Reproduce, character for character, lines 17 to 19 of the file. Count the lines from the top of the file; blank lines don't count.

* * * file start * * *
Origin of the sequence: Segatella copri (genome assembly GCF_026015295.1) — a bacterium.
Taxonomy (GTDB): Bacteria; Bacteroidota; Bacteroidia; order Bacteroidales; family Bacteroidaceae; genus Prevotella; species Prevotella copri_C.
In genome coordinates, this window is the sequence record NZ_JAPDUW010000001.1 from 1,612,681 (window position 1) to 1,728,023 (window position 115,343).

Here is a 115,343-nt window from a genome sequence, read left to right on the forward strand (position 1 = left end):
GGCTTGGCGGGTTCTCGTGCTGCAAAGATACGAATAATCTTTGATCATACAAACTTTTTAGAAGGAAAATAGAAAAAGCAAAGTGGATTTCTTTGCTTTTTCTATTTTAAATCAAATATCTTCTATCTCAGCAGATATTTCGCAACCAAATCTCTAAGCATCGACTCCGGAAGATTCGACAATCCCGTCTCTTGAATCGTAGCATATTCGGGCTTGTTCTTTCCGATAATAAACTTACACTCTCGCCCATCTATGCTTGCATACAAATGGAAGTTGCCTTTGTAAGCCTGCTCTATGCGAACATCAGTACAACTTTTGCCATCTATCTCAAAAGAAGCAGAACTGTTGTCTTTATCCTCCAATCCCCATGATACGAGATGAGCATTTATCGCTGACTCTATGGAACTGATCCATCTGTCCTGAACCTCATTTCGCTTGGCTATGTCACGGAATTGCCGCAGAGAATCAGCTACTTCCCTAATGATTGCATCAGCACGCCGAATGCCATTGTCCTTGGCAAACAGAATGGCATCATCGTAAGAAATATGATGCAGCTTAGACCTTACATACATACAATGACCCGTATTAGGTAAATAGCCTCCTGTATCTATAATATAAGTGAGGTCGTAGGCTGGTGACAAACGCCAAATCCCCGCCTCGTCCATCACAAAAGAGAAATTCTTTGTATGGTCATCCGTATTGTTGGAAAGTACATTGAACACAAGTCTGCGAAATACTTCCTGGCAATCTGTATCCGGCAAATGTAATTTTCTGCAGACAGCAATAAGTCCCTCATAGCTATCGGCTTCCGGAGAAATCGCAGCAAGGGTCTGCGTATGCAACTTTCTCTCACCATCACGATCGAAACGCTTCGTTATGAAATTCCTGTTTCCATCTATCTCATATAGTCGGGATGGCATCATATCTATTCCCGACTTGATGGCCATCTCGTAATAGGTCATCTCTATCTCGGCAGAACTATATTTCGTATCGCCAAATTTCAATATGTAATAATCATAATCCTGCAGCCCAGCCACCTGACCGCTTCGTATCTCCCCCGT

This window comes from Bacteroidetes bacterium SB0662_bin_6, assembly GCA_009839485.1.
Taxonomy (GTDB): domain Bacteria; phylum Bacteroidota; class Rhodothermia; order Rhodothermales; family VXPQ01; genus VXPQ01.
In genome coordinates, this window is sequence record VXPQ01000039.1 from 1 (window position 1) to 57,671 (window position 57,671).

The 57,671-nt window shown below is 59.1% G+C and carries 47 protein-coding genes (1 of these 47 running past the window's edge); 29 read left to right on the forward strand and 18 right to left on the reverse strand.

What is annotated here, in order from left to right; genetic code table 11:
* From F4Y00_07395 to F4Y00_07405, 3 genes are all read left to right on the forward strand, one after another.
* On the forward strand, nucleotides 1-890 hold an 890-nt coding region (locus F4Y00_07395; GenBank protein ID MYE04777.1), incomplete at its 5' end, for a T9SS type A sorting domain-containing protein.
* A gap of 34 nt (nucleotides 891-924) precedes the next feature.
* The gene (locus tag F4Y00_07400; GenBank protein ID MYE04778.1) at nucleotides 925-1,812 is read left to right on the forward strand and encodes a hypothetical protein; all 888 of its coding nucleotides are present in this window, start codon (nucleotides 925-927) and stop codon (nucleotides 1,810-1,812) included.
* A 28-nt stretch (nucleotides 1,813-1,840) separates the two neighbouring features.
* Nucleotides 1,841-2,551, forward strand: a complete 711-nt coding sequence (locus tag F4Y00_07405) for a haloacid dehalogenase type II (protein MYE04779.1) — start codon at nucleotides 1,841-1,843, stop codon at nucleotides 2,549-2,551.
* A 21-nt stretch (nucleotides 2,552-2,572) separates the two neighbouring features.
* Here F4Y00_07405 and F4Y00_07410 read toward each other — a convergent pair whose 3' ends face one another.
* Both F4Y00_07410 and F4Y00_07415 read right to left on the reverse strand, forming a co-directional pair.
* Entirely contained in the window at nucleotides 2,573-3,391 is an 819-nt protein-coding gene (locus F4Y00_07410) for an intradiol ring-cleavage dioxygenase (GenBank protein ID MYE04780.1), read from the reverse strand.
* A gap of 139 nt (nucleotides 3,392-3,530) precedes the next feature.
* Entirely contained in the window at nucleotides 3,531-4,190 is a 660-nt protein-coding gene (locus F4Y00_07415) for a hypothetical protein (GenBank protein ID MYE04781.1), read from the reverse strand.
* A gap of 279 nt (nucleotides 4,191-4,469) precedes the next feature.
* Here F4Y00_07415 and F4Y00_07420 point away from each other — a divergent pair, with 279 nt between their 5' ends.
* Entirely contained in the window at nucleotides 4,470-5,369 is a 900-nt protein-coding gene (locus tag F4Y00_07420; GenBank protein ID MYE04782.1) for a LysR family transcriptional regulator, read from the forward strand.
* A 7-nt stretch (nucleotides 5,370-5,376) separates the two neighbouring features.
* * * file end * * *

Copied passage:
* A 21-nt stretch (nucleotides 2,552-2,572) separates the two neighbouring features.
* Here F4Y00_07405 and F4Y00_07410 read toward each other — a convergent pair whose 3' ends face one another.
* Both F4Y00_07410 and F4Y00_07415 read right to left on the reverse strand, forming a co-directional pair.